Finasteride (propecia) is a prescription 5-reductase inhibitor that is commonly used to treat BPH. A year-long study found that saw palmetto was more effective than finasteride in treating excessive nighttime urination. It was less effective in treating other symptoms related to BPH [R].

A study of 2,008 men found that 72 weeks of saw palmetto was no more effective than a placebo in the treatment of BPH [R].

A 2002 Cochrane review concluded that saw palmetto was effective in treating BPH. However, a 2009 Cochrane review that included larger and longer trials found that saw palmetto had no effect on BPH [R,R].

A 2016 review only included trials with a special standardized extract of saw palmetto called Permixon. Permixon was effective in improving urinary symptoms of BPH compared to placebo. It was just as effective as finasteride in treating BPH [R].

This suggests that the lack of an effect found in the most recent Cochrane review was due to the differences in the saw palmetto extracts used.

2) Saw Palmetto May Improve Urinary Tract Symptoms

Saw palmetto may treat lower urinary tract symptoms (LUTS). LUTS is a range of symptoms that include [R]:

  • Painful urination
  • Increased frequency of urination
  • Incomplete bladder emptying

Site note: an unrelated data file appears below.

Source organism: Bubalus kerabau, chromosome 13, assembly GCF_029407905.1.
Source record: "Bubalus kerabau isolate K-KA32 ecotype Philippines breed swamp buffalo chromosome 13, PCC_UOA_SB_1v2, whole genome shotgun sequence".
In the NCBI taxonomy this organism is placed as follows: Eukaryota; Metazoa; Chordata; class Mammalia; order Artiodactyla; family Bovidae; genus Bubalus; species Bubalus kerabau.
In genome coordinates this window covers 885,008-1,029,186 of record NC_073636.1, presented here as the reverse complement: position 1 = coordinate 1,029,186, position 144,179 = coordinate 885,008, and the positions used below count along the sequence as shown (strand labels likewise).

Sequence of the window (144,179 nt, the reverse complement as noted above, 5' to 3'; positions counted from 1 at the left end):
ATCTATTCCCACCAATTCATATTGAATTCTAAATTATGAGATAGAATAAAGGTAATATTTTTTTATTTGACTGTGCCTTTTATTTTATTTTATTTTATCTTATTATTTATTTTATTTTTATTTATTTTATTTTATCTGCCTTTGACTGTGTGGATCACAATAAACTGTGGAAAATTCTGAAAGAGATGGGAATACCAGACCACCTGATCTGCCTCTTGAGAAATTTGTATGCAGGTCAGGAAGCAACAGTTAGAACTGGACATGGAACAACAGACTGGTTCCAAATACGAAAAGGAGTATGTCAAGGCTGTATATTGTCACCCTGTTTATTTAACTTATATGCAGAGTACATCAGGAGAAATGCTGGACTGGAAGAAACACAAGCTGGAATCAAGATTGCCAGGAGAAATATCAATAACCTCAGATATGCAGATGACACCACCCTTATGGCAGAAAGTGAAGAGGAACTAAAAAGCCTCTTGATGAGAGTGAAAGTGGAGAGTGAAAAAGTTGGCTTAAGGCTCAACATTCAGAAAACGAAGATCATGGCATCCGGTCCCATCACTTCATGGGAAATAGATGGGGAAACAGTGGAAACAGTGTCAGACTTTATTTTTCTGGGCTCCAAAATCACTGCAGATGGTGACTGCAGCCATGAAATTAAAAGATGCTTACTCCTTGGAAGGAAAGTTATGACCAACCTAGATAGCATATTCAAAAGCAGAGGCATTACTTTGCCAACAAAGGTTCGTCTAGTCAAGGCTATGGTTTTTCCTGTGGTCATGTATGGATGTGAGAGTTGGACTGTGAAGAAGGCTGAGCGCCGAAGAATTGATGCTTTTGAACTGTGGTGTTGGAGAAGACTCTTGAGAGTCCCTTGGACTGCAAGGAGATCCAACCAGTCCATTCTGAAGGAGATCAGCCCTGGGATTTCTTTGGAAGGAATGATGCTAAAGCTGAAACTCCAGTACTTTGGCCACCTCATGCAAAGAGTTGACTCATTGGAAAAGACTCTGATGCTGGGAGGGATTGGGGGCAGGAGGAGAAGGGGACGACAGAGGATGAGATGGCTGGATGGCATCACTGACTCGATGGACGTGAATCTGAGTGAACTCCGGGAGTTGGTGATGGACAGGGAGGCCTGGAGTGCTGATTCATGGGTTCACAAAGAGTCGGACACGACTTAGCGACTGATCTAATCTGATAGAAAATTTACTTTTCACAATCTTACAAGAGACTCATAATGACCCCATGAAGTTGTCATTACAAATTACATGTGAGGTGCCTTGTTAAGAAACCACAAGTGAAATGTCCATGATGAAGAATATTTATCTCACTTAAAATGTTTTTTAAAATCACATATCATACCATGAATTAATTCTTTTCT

• Weak stream
  • Excessive nighttime urination

A study in 225 patients showed that 12 months supplementation with saw palmetto along with lycopene, selenium, and tamsulosin was effective in the treatment of LUTS [R]. Tamsulosin is a drug commonly used to treat symptoms of BPH.

A study (DB-RCT) in 85 men with LUTS found that saw palmetto given over 24 weeks was more effective in improving symptoms than placebo [R].

Another study (DB-RCT) in 369 men with LUTS aged 45 years and older found that saw palmetto extract given over 72 weeks was no more effective than placebo [R].

Excessive urination during the night (nocturia) can cause insomnia and sleep deprivation, which decreases productivity and quality of life [R].

Saw palmetto extract significantly decreased the number of nighttime urinations compared to a placebo and two other drugs used to treat excessive nighttime urination (DB-RCT) in men with LUTS [R].